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Ever since ancient times, creating a small injury to prompt healing has been seen as a good idea. For horses, this was called “pin firing”. The technique was to take a hot poker and place it into a non-healing ligament to cause small amounts of damage to the area, which caused the body to kick up a repair response. While barbaric, it generally worked. For centuries doctors have created small injuries in a non-healing wound by “roughing” up the tissues. Physicians still use this concept today for tendons, ligaments, and joint capsules. For example, in a shoulder capsulorrhaphy a surgeon usually inserts a small catheter that heats up to prompt healing in a damaged shoulder capsule (the covering of the shoulder joint that helps control motion). Surgeons still score ligaments with scalpels and needles in the technique called percutaneous tenotomy, also to prompt a healing response. Another example is micro-fracture surgery to fix a hole in the cartilage; this is where the surgeon pokes holes in the bone to cause the cartilage to heal. Finally, the procedure known as prolotherapy is in this same category. In this procedure, rather than a mechanical injury being initiated, the physician injects a chemical irritant to cause a chemical micro-injury. All of these types of treatment rely on the same concept that we get one bite of the healing “apple” and if something fails to heal completely the first time, we can get more bites at that apple simply by causing a small injury to the area.
The big advantage to micro injury techniques is that these basic procedures are simple and often inexpensive ways to try to get an area to heal. The downside is that while many times they work well, sometimes they don’t have enough oomph to get the right type of healing or enough healing.
Regenerative injection therapy (RIT) or prolotherapy is a natural healing alternative to drugs or surgery. RIT prompts your body to naturally heal damaged and degenerated tissues. It involves a series of simple injections into the injured area, once a month for 3-6 months.
This is not a steroid, which blocks healing, but substances that heal and strengthen the ligaments and joints. The goal of RIT is to increase your activity level. More activity will allow your muscles to increase their tone and further protect the joints and nerves from injury.
Research has shown that RIT is very effective for knee pain, low back pain, tennis elbow and arthritic hand pain. Our own experience shows that it’s also effective for ankle pain, shoulder pain, elbow pain, neck pain, upper back pain, and hip pain. It’s the perfect solution for active individuals looking to return to a pain-free lifestyle.
RIT works by prompting your body’s natural repair mechanisms to heal damaged or degenerated tissues. While most of our daily injuries heal completely, severe ligament tears, degenerated and worn out tissues, and tissues with a poor blood supply (such as the knee) don’t usually mend themselves. RIT first starts by injecting a proliferant into the damaged area. This inflammation causes your body to release it’s own natural growth factors in the injured tissue. These go to work immediately, directing your body’s natural healing mechanisms to repair painful tissues. The first stage of healing usually takes about a week, but the tissue continues to strengthen for 4-6 weeks after an injection.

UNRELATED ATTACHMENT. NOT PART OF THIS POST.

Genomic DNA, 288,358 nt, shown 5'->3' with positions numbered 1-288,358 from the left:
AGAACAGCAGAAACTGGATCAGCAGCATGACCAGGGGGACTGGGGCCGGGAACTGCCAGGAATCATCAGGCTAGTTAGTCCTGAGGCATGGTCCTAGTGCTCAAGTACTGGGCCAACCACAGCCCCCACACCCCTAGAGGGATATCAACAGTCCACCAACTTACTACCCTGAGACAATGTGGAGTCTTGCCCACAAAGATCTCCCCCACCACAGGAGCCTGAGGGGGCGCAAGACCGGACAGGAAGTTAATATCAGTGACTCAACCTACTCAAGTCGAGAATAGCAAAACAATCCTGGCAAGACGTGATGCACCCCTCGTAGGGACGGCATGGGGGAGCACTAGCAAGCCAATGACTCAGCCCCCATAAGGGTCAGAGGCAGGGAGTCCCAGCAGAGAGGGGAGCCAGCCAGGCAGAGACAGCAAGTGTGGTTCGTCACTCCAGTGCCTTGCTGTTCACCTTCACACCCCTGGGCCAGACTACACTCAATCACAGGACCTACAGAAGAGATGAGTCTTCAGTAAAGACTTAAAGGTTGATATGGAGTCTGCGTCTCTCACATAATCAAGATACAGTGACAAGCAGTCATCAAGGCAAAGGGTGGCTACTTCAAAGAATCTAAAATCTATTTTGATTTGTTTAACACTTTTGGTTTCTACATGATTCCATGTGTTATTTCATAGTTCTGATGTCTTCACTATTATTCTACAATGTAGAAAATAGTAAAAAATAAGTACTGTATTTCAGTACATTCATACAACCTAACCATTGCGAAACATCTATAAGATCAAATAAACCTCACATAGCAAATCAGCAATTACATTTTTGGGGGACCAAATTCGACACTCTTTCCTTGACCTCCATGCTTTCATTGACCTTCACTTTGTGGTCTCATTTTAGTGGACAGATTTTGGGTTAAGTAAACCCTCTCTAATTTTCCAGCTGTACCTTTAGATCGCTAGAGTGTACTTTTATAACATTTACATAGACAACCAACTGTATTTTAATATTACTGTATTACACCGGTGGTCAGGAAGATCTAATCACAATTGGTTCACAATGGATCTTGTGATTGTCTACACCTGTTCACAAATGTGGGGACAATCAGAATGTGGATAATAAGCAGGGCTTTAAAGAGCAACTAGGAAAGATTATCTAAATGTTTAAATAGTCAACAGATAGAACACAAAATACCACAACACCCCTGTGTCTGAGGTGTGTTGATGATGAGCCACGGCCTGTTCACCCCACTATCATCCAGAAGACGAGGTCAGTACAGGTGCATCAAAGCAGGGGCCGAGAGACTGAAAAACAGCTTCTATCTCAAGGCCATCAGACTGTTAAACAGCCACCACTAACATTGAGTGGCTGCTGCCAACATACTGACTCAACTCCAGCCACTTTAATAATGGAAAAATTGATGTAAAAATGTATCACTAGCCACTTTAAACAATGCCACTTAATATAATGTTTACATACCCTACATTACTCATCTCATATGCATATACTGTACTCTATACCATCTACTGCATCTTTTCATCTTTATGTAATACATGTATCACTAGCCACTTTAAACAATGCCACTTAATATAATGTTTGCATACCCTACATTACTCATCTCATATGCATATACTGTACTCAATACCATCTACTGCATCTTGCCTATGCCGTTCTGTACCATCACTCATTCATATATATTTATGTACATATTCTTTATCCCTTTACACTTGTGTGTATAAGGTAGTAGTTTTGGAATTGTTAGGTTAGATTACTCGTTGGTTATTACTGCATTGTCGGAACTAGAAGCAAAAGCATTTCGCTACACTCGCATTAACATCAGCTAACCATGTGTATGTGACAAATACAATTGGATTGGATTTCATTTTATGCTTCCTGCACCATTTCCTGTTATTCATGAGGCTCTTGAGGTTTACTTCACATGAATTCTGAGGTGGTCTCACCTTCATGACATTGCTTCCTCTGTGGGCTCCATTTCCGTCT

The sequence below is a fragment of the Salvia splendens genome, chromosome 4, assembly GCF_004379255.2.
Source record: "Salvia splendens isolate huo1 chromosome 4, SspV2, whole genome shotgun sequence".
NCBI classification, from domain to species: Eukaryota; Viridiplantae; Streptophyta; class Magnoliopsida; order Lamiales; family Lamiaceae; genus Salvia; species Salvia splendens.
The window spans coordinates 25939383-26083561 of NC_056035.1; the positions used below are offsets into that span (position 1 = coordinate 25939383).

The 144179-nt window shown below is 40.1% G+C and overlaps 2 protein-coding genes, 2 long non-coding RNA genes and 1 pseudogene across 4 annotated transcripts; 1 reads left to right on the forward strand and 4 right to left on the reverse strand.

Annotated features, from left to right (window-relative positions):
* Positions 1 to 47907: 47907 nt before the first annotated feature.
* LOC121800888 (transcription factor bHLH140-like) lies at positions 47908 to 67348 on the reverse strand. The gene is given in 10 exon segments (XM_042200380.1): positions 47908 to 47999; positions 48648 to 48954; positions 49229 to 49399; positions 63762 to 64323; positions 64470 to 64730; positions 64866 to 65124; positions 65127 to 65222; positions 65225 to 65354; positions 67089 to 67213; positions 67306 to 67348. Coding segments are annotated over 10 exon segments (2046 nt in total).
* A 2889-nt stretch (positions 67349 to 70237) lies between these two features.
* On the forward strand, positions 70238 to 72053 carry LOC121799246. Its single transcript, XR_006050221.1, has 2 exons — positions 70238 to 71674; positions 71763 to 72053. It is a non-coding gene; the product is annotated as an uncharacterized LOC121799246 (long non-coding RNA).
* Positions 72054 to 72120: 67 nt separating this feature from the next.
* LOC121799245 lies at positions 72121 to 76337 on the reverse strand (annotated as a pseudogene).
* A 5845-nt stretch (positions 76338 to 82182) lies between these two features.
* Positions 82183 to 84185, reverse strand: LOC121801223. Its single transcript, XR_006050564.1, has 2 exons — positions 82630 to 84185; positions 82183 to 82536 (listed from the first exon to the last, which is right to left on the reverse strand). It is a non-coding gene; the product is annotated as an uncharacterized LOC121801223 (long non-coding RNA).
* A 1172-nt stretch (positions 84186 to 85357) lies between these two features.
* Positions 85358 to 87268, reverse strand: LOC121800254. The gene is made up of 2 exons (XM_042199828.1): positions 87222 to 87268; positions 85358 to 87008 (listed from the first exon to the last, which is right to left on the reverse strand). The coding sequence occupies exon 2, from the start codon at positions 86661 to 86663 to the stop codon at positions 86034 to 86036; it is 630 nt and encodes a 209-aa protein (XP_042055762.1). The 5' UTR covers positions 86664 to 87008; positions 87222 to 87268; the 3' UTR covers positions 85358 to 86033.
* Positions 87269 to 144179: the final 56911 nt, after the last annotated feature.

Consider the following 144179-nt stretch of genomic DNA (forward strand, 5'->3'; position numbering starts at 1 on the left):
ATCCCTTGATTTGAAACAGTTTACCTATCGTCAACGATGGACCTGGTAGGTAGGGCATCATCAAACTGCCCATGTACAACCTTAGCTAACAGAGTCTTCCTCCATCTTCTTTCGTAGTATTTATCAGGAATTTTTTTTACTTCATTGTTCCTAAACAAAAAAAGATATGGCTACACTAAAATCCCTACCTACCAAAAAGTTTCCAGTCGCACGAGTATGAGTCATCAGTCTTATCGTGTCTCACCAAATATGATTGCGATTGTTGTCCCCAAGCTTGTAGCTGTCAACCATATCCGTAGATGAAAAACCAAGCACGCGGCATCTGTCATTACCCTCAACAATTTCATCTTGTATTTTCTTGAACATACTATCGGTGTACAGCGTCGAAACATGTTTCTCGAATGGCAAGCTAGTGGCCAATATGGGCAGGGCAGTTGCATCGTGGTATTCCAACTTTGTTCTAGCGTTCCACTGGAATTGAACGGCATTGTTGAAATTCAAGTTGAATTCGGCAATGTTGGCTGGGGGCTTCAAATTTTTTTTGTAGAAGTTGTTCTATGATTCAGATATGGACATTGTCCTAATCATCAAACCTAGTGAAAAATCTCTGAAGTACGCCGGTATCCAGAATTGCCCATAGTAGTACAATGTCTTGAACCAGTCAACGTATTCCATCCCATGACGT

The most commonly used solution is hypertonic dextrose. This essentially means that concentrated sugar water is injected. Since the solution is very concentrated, the body immediately tries to dilute the solution. This causes a brief inflammatory healing response which kicks off a healing cycle.
Prolotherapy is not typically covered by insurance. Please contact us for estimated costs before you begin treatment.
You should feel numb in the painful area immediately after each shot. This should last for a few hours. For the next few days you should be sore. This is a normal part of the healing process.
Because anti-inflammatory medications (Motrin, Alleve, Steroids, all prescription NSAID’s) block healing, you must stay off these medications while undergoing RIT. You should remain as active as possible as this will help build stronger tissues.
The Centeno Schultz Clinic
403 Summit Blvd Suite 201
Broomfield, CO 80021
I’m back to my conditioning classes, doing squats, lunges, jumping rope and even a little bit of jogging. My knee feels, looks and works better every day. I’m definitely looking forward to the winter and getting back on my snowboard as soon as I can.
— Pixie Greenmeier
“We did the right knee in March 2007. I was off my feet for about an hour after each of the treatments, but that was it. No long recovery time, no time off from work – it was great. The cartilage began to grow back, and the knee was feeling much better, so we did the left knee in October. Since about two weeks later, I haven’t had any pain at all in either knee for the first time in 10 years. It’s fantastic.”
— Kenvir Dixon